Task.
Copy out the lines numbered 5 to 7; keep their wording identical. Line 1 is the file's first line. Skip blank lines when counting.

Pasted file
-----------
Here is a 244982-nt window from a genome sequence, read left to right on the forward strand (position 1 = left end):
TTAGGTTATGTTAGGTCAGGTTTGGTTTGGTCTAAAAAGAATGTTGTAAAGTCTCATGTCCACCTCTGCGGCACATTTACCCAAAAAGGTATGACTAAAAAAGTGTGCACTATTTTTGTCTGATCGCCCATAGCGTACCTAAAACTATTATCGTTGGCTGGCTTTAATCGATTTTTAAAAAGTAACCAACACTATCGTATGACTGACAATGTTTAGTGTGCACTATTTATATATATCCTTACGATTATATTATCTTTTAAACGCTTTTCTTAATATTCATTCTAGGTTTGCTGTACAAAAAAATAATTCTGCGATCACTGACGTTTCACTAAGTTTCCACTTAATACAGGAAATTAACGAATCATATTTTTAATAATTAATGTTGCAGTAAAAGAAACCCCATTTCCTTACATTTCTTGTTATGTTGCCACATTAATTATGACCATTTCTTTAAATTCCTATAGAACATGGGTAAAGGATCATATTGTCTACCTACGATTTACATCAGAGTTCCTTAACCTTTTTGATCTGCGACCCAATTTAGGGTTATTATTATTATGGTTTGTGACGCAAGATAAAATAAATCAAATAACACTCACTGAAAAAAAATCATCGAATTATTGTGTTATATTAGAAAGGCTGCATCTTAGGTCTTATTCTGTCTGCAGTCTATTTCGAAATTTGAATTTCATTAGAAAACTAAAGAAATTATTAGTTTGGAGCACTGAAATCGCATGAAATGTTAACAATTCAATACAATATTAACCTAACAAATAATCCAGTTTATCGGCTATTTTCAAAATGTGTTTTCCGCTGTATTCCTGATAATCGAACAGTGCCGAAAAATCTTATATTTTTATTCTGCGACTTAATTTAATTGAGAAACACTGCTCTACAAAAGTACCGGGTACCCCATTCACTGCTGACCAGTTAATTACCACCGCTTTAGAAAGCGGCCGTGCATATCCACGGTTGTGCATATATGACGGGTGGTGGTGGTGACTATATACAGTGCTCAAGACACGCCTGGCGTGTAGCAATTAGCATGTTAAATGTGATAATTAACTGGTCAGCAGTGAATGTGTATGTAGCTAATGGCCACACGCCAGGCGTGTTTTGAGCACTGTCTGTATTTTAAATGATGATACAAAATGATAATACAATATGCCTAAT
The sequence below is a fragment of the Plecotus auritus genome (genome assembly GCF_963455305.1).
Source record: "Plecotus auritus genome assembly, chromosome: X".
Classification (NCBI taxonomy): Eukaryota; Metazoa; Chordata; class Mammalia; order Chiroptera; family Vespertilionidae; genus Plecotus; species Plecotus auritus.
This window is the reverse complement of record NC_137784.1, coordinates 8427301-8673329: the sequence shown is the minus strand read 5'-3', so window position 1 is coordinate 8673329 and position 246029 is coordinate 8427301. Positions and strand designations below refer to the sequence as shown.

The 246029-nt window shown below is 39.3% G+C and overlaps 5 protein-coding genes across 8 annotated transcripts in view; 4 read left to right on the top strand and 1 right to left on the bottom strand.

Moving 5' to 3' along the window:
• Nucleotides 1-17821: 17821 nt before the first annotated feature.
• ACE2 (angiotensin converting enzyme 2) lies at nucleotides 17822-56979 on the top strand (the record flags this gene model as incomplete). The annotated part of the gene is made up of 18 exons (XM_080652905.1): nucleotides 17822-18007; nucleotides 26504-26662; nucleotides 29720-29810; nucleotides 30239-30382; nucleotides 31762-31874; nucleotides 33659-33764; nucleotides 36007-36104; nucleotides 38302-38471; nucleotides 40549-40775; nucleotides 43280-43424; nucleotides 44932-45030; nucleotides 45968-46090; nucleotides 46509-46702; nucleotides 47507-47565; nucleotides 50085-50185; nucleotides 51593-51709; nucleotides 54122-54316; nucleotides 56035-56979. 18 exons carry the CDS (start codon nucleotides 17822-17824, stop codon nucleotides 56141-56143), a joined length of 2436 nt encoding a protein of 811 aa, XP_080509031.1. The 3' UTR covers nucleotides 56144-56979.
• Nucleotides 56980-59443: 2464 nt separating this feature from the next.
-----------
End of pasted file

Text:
Classification (NCBI taxonomy): Eukaryota; Metazoa; Chordata; class Mammalia; order Chiroptera; family Vespertilionidae; genus Plecotus; species Plecotus auritus.
This window is the reverse complement of record NC_137784.1, coordinates 8427301-8673329: the sequence shown is the minus strand read 5'-3', so window position 1 is coordinate 8673329 and position 246029 is coordinate 8427301. Positions and strand designations below refer to the sequence as shown.

The 246029-nt window shown below is 39.3% G+C and overlaps 5 protein-coding genes across 8 annotated transcripts in view; 4 read left to right on the top strand and 1 right to left on the bottom strand.